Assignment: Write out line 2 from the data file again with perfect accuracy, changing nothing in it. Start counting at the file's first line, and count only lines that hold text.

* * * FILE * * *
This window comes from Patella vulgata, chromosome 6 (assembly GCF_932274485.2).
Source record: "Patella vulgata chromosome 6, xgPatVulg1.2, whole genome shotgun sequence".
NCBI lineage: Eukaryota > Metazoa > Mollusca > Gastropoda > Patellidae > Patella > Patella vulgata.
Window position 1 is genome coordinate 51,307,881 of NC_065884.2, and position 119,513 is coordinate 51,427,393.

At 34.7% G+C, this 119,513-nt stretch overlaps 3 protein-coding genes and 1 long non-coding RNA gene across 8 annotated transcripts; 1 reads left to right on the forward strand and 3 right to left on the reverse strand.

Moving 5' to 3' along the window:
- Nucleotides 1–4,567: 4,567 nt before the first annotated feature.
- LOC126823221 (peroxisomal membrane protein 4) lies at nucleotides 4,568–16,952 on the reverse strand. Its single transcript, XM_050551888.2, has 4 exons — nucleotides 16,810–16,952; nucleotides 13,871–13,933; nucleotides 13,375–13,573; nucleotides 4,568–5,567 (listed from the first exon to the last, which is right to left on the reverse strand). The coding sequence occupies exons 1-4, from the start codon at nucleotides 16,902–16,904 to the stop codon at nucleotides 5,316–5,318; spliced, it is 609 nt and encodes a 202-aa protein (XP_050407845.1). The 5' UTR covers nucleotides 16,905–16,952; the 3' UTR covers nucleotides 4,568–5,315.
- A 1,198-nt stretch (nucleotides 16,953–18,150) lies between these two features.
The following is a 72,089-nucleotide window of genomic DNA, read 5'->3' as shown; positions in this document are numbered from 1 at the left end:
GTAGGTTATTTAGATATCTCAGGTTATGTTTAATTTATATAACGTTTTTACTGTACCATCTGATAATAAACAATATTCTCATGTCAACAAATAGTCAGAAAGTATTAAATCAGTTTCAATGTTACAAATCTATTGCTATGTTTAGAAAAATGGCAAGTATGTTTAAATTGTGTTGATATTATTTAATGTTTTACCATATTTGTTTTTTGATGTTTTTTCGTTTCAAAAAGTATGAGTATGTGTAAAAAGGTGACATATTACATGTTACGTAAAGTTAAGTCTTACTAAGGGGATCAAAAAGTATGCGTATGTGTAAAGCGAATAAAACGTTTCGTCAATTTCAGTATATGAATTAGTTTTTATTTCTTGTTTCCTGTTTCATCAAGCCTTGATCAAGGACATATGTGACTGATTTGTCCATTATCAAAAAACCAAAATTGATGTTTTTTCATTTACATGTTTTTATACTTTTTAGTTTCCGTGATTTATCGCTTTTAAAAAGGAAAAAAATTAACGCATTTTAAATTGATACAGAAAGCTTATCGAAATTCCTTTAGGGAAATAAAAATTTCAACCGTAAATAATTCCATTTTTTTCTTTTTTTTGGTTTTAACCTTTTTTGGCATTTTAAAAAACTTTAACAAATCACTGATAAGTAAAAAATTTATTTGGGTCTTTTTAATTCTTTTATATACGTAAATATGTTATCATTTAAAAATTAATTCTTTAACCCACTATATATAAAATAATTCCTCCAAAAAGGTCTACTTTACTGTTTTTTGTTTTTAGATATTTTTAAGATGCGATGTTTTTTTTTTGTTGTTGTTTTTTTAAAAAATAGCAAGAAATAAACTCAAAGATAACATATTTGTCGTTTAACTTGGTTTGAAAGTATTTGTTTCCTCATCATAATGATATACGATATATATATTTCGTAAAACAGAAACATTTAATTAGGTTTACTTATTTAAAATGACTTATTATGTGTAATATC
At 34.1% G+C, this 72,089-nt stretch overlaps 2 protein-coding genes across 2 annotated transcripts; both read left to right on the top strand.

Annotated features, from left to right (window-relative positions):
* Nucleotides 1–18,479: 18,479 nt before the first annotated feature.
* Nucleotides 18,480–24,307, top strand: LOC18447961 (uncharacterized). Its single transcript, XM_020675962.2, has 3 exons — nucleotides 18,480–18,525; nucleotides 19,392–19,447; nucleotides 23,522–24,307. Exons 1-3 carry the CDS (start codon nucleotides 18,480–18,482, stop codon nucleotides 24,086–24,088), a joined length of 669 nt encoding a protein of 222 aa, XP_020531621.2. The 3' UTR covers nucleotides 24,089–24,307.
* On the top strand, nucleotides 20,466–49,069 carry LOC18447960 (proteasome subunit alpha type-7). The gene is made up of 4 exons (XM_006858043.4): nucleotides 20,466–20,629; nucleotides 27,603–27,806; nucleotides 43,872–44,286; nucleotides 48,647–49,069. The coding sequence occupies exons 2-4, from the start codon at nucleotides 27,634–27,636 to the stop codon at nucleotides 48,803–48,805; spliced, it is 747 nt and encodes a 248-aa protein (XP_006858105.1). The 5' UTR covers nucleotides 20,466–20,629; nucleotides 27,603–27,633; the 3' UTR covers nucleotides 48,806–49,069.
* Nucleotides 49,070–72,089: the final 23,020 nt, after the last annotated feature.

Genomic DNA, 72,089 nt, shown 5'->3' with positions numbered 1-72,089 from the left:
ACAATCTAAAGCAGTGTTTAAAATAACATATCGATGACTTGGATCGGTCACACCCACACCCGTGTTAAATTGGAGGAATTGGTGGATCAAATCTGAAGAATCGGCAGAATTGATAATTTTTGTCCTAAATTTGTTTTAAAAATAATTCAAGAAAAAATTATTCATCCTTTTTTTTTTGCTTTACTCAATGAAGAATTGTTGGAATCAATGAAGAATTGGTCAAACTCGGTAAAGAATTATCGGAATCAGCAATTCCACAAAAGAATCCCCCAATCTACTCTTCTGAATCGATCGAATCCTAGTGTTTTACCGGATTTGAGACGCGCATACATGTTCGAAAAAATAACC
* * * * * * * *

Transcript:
Source record: "Patella vulgata chromosome 6, xgPatVulg1.2, whole genome shotgun sequence".